Thursday, January 13, 2011

In perspective

Beve didn't go to school yesterday.  It was called due to snow.  Alleged snow, I should say, since the inches and inches that had fallen over night began to melt before he got out of bed for good at 7 AM.  By the time we were out and about running errands it was wet and raining here in the 'ham, and we were trading joke texts with friends about the cancelling of school because of rain.  Ridiculous, really, though I did enjoy having the day with Beve, especially since there were two separate medical appointments for the elders at two opposite ends of town.  Here, without delay, are our two favorite moments from those appointments:  Thyrza, sitting in her wheelchair at the eye doctor (where the doctor called her "eagle eyes", making us certain once again that she just couldn't bear that Grampie has been having all this attention on his eyes so wanted her own appointment!), she began shuffling in her purse before we left the building.  "What are you looking for?"  "My glasses," she said, with her glasses perched firmly on her face.  And Grampie, who'd been sleeping in the car while we gave him a tour of Fairhaven and Edgemore during Thyrza's appointment, asked, "Where's Thyrza, at the pain clinic?"  Yep, we live in a constant state of confusion.

But that's small potatoes, if you know what I mean.  In the northeast, there's a blizzard.  In Australia, a flood the size of Texas slowly covers a province, including the third largest city.  In Arizona, people are reeling from the assassination attempt last weekend.  Across the world, people are dealing with matters which put our small concerns into perspective.  Matters of life and death, and I'm not using hyperbole when I write that.  I forget this.  I get caught up in the issues at hand, in the daily struggles I face with my kids, or my elders (who become more and more like kids every day!), with the challenges of my own puny body, and think that I have life pretty rough.  And that is where I begin exaggerating and worrying over peanuts.  Actually, if you want the truth, it sometimes makes me crazy that the elders, who have lived their four-score-and-seven and then some, worry so much about their health.  Cling to this life with their fingertips gripping until their fingers are white and their jaws clenched.  I mean, life on this earth will end.  Running off to the doctor every other day will not keep it from happening.  I realize how cynical I sound to say that, but in light of the real struggles of life and death and war and hatred and enmity that occur daily in this world, ones that take the young and younger, I just think perhaps at 92, it might be time to loosen one's grip and relax.  Enjoy the last days and be glad for every moment.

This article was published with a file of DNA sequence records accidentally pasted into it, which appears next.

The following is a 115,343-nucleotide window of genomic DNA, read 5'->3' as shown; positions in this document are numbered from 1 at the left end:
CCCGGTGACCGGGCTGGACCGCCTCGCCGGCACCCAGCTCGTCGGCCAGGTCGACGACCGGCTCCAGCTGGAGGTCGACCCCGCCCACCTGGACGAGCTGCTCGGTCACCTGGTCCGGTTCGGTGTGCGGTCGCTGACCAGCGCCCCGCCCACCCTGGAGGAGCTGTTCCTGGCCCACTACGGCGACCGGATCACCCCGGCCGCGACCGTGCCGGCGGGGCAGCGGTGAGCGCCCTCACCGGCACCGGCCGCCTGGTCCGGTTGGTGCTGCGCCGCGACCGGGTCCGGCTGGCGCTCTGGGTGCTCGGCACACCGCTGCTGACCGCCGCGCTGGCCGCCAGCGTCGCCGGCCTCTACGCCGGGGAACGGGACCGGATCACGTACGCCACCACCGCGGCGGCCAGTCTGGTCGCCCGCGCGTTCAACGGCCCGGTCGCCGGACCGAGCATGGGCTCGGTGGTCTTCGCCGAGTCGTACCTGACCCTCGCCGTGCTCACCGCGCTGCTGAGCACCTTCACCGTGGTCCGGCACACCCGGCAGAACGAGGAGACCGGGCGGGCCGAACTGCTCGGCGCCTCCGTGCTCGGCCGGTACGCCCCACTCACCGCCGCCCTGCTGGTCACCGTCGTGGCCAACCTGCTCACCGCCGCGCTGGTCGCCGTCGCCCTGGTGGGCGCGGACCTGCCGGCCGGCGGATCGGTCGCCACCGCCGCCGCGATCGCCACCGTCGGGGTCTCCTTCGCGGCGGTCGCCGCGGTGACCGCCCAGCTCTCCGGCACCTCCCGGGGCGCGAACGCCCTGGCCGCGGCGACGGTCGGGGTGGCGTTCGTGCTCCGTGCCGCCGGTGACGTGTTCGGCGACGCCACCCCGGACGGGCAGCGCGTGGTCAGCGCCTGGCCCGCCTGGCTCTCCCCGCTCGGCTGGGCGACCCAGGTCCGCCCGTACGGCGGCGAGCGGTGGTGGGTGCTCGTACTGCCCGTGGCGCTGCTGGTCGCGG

But what do I know?  I'm a long ways from there.  Perhaps when I get there--if I get there-- I'll be holding on to my things and my life with equal firmness.  In fact, perhaps the only vigor left at that age will be the vigor with which I hold on.  But I hope not.  I hope that I go out graciously.  Thankfully and lightly.  Lifting my hands away from my life, recognizing the transitory nature of all these 'things' and the even more transitory nature of my own body.

Shoot, why do I think I have to wait until I'm in the sunset of my days to have that attitude?  The reality is--the ultimate, cosmic reality--is that the earth is the Lord's and all there in.  And sadly, we humans have used it like it is ours, destroyed it like there was another one coming on the next ship.  Frankly, in the last century, we've treated it more like garbage than in all its history before, and now we're shocked and hurt that things are going wrong on it.  That God is allowing our ill-use to have an effect.  I'm not really sure if we're stubborn, a little like the elders, who don't admit death is coming and try to keep a dying body from decaying, or if we're just plain stupid, like chickens without their heads, as we destroy the world God gave us to govern and enjoy.

This world--like our lives--will end.  But that's not the end of the story.  He tells us He will give us new bodies.  And a new heaven and a new earth.  These are promises to stand on.  And, I pray, they help us keep things in balance when we want to take ourselves and our small concerns, our small lives, too seriously.

"At that time His voice shook the earth, but now He has promised,"Once more I will shake not only the earth but also the heavens."  The words 'once more' indicate the removing of what can be shaken--that is, created things--so that what cannot be shaken may remain.
"Therefore, since we are receiving a kingdom that cannot be shaken, let us be thankful, and so worship God acceptably with reverence and awe, for our God is a consuming fire."  Hebrews 12: 26-29

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